Don't be worried this is just a school project (with incompetent teachers).
     
    Last edited: Mar 16, 2010
  6. beenthere

    Retired Moderator

    Apr 20, 2004
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    This is an important issue, especially if the apparatus is not properly designed.

    The safety issue is paramount here. I was unable to come up with specific values, but the literature cited in the article at the link - http://www.analog.com/library/analogDialogue/archives/37-11/ecg.html#ref - will serve as a necessary guide for what the linits are, as well as testing and certification procedures.

    The project is not well suited to a first-timer's skills. That 50 ma current level is enough to cause lethal shock if misapplied. A commercial unit would be the better choice.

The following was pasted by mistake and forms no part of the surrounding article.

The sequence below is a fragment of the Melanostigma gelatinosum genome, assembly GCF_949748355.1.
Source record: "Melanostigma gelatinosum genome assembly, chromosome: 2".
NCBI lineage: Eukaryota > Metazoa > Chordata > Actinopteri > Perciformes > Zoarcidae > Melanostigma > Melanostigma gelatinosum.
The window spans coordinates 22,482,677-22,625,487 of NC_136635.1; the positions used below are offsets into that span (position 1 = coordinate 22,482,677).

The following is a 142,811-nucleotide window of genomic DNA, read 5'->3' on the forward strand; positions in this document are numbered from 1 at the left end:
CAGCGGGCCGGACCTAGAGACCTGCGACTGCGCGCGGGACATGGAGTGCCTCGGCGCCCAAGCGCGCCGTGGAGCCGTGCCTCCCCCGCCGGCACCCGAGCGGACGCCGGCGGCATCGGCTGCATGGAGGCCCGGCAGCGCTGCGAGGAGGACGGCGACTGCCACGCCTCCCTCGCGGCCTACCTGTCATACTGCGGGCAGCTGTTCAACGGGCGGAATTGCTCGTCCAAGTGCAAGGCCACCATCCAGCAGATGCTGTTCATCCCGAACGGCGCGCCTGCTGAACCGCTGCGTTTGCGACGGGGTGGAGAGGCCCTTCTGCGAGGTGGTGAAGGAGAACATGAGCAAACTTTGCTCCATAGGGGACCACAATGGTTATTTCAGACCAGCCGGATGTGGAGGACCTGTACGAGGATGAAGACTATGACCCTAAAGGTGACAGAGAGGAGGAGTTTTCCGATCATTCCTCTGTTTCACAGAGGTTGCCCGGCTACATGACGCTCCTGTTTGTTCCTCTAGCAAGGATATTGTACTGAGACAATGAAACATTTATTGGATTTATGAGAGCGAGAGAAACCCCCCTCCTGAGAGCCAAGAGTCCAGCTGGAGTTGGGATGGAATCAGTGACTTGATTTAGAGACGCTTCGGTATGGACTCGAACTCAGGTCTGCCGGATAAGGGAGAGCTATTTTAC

7. Markd77

    Senior Member

    Sep 7, 2009
    2,803
    594
    If you do decide to go ahead with it the important thing to consider is that the main danger occurs where current can pass through the heart or brain. This can happen if current passes up one arm and down the other. It is important that the electrodes can only be touched with 1 hand and also that there is no danger of current going from 1 electrode through the body and to an earth (any electrical equipment with a metal case, PCs, water pipes, etc). You could do this by making the device battery powered.